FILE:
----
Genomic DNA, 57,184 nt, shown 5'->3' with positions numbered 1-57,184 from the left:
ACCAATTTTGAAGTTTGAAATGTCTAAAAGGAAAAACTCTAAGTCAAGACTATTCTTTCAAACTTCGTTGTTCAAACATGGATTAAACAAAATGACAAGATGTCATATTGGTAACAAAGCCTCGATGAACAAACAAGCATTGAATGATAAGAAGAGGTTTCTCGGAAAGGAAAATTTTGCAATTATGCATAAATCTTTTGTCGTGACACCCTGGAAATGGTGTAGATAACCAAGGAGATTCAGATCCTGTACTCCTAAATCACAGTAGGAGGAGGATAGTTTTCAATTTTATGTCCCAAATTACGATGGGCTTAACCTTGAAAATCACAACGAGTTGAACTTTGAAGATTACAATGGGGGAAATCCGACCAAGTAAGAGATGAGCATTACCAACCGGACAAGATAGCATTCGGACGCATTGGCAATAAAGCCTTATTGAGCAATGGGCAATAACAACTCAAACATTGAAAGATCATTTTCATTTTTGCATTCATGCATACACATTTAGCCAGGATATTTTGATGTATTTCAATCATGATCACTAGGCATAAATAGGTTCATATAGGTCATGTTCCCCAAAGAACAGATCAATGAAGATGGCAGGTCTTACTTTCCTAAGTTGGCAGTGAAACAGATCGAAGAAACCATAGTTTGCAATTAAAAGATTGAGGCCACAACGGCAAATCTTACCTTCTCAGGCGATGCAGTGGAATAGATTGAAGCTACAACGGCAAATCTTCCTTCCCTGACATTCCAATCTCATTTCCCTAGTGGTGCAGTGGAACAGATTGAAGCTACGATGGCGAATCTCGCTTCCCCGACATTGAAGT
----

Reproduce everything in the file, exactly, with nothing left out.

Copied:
Genomic DNA, 57,184 nt, shown 5'->3' with positions numbered 1-57,184 from the left:
ACCAATTTTGAAGTTTGAAATGTCTAAAAGGAAAAACTCTAAGTCAAGACTATTCTTTCAAACTTCGTTGTTCAAACATGGATTAAACAAAATGACAAGATGTCATATTGGTAACAAAGCCTCGATGAACAAACAAGCATTGAATGATAAGAAGAGGTTTCTCGGAAAGGAAAATTTTGCAATTATGCATAAATCTTTTGTCGTGACACCCTGGAAATGGTGTAGATAACCAAGGAGATTCAGATCCTGTACTCCTAAATCACAGTAGGAGGAGGATAGTTTTCAATTTTATGTCCCAAATTACGATGGGCTTAACCTTGAAAATCACAACGAGTTGAACTTTGAAGATTACAATGGGGGAAATCCGACCAAGTAAGAGATGAGCATTACCAACCGGACAAGATAGCATTCGGACGCATTGGCAATAAAGCCTTATTGAGCAATGGGCAATAACAACTCAAACATTGAAAGATCATTTTCATTTTTGCATTCATGCATACACATTTAGCCAGGATATTTTGATGTATTTCAATCATGATCACTAGGCATAAATAGGTTCATATAGGTCATGTTCCCCAAAGAACAGATCAATGAAGATGGCAGGTCTTACTTTCCTAAGTTGGCAGTGAAACAGATCGAAGAAACCATAGTTTGCAATTAAAAGATTGAGGCCACAACGGCAAATCTTACCTTCTCAGGCGATGCAGTGGAATAGATTGAAGCTACAACGGCAAATCTTCCTTCCCTGACATTCCAATCTCATTTCCCTAGTGGTGCAGTGGAACAGATTGAAGCTACGATGGCGAATCTCGCTTCCCCGACATTGAAGT